The Jewish priest Mattathias of Modi’in defies the king Antiochus IV’s decrees aimed at hellenizing the Jews and specifically defies the order that Jews should sacrifice to Zeus. Mattathias slays a Syrian official and escapes into the Judean hills with his five sons, beginning the Maccabean Revolt, a Jewish rebellion against Seleucid control of Judea.

A PROPHETIC EVENT fulfilled by Daniel Chapter 11 concerning the King of the North.
Foreshadowed and repeated in the coming seven year tribulation with the prophesied Antichrist.

168 BC168 BC: the fall of Macedon to the Romans.
169 BC169 BC Antiochus IV takes his wrath out on the Jews.

“He (Antiochus IV) also emptied it (the temple) of its secret treasures, and left nothing at all remaining; and by this means cast the Jews into great lamentation, for he forbade them to offer those daily sacrifices which they used to offer to God, according to the law. And when he had pillaged the whole city, some of the inhabitants he slew, and some he carried captive, together with their wives and children, so that the multitude of those captives that were taken alive amounted to about ten thousand. He also burnt down the finest buildings; and when he had overthrown the city walls, he built a citadel in the lower part of the city, for the place was high, and overlooked the temple; on which account he fortified it with high walls and towers, and put into it a garrison of Macedonians. However, in that citadel dwelt the impious and wicked part of the [Jewish] multitude, from whom it proved that the citizens suffered many and sore calamities. And when the king had built an idol altar upon God’s altar, (167 BC) he slew swine upon it, and so offered a sacrifice neither according to the law, nor the Jewish religious worship in that country.”

“He (Antiochus) also commanded them not to circumcise their sons, and threatened to punish any that should be found to have transgressed his injunction. He also appointed overseers, who should compel them to do what he commanded. And indeed many Jews there were who complied with the king’s commands, either voluntarily, or out of fear of the penalty that was denounced. But the best men, and those of the noblest souls, did not regard him, but did pay a greater respect to the customs of their country than concern as to the punishment which he threatened to the disobedient; on which account they every day underwent great miseries and bitter torments; for they were whipped with rods, and their bodies were torn to pieces, and were crucified, while they were still alive, and breathed.”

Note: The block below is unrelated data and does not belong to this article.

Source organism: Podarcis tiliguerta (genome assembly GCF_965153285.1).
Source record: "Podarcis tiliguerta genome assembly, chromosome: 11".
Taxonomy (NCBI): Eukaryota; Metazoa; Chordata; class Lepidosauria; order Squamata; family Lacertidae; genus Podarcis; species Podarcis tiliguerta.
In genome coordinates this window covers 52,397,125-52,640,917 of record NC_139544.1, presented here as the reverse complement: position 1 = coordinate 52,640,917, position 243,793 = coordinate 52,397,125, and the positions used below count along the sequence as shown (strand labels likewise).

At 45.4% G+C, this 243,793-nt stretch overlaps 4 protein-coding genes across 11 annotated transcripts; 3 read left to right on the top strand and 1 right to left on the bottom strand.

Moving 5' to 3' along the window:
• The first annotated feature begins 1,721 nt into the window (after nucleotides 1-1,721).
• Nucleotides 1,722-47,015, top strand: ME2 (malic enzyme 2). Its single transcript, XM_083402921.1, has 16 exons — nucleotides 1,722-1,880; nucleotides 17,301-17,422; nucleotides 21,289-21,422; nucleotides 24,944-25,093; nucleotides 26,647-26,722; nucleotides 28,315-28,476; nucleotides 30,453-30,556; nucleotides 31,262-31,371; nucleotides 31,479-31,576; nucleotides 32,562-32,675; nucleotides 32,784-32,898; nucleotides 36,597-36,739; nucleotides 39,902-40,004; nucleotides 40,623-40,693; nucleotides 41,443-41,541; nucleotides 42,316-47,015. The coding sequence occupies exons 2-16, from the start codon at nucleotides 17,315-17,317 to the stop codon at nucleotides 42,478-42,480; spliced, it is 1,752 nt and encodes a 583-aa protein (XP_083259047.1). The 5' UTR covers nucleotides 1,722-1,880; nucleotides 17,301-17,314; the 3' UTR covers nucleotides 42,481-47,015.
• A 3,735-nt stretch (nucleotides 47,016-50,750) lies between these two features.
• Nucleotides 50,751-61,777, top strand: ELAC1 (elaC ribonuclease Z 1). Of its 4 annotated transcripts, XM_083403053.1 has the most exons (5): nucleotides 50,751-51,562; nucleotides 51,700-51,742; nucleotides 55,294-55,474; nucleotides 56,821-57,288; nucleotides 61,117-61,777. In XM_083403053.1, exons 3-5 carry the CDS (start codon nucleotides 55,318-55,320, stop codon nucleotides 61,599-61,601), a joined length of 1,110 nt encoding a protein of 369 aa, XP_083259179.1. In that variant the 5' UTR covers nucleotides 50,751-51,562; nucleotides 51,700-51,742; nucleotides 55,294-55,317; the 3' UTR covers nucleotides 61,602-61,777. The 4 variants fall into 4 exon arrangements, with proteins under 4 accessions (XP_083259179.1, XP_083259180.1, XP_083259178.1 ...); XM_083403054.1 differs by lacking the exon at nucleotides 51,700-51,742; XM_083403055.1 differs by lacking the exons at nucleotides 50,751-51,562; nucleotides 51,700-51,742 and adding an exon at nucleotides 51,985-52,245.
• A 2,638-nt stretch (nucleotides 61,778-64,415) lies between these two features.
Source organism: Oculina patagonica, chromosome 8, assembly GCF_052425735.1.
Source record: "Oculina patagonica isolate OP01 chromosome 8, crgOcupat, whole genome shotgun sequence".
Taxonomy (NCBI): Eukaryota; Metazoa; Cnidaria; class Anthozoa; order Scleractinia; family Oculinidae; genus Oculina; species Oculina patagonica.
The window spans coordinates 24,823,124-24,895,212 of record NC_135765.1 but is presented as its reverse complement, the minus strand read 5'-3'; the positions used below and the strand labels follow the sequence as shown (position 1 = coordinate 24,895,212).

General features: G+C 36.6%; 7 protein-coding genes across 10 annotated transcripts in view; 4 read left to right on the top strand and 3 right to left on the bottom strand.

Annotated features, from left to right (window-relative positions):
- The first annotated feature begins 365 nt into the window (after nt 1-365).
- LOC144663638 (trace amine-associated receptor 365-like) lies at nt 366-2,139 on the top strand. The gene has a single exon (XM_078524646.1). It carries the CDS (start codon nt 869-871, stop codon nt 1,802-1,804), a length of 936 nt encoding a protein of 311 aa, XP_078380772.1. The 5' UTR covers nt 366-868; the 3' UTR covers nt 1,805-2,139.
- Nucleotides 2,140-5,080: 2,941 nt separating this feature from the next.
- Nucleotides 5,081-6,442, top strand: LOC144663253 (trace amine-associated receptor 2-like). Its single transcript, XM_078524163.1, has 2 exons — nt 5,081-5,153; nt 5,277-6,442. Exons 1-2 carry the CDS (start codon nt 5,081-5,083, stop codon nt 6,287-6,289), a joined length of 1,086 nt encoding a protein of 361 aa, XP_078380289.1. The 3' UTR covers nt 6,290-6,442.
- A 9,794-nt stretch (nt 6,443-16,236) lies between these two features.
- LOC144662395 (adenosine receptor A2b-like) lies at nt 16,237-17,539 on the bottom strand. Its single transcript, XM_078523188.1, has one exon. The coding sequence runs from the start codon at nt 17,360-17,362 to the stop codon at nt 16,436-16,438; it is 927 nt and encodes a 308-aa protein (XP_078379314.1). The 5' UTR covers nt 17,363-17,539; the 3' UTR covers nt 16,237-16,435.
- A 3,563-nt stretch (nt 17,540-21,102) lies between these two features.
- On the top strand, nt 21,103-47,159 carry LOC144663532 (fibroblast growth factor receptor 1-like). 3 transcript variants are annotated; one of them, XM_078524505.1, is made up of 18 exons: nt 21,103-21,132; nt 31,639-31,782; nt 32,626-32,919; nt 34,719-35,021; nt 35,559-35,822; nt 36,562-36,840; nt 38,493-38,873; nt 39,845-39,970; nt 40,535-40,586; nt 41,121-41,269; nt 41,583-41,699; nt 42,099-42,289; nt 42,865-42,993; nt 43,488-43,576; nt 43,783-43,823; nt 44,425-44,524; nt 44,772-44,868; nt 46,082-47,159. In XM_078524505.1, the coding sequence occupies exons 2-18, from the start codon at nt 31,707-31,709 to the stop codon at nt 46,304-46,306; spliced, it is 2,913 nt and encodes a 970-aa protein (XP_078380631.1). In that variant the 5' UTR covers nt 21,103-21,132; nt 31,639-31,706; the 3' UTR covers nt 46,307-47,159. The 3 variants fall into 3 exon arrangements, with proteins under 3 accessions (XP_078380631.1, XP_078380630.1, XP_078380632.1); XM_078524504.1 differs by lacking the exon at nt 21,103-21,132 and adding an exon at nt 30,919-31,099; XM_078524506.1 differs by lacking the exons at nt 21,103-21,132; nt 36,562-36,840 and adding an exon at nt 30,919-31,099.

“They also strangled those women and their sons whom they had circumcised, as the king had appointed, hanging their sons about their necks as they were upon the crosses. (As fathers hung on the cross in the agony of crucifixion, they had to watch as their wives and their sons were hung from/by their necks) And if there were any sacred book of the law found, it was destroyed, and those with whom they were found miserably perished also.”

“So he left the temple bare, and took away the golden candlesticks, and the golden altar [of incense], and table [of shew-bread that Ptolemy II gave to the Jews in exchange for the Septuagint], and the altar [of burnt-offering]; and did not abstain from even the veils, which were made of fine linen and scarlet. He also emptied it of its secret treasures, and left nothing at all remaining; and by this means cast the Jews into great lamentation, for he forbade them to offer those daily sacrifices which they used to offer to God, according to the law. And when he had pillaged the whole city, some of the inhabitants he slew, and some he carried captive, together with their wives and children, so that the multitude of those captives that were taken alive amounted to about ten thousand. He also burnt down the finest buildings; and when he had overthrown the city walls, he built a citadel in the lower part of the city, for the place was high, and overlooked the temple; on which account he fortified it with high walls and towers, and put into it a garrison of Macedonians.

However, in that citadel dwelt the impious and wicked part of the [Jewish] multitude, from whom it proved that the citizens suffered many and sore calamities.”

http://www.bu.edu/mzank/Jerusalem/tx/Antiquities12.htm


170 BC
Day of Eleusis
170-168 BC: The Sixth Syrian War. Antiochus chooses at the “Day of Eleusis” A circle is drawn in the sand around Antiochus IV and he is told not to step out of the circle until he gives Rome an answer. Antiochus wisely succombs to the wishes of Rome. Syria’s power is diminished. Antiochus IV is humiliated. This day marks the Biblical Beginning of Rome (the legs of iron) on Nebuchadnezzar’s statue. Syria will be annexed by Rome.

See Daniel Chapter Two
See Nebuchadnezzar’s statue of Events
See Nebuchadnezzar’s statue of Kingdoms
171 BCThe first Roman colony outside Italy is founded at Carteia in southern Hispania after Iberian-born descendants of Roman soldiers appear before the Roman Senate to request a town to live in and are given Carteia, which is named Colonia Libertinorum Carteia.

171 BC: the Romans declare war on Macedonia and send troops to Thessaly. Beginning of the 3rd Macedonian war.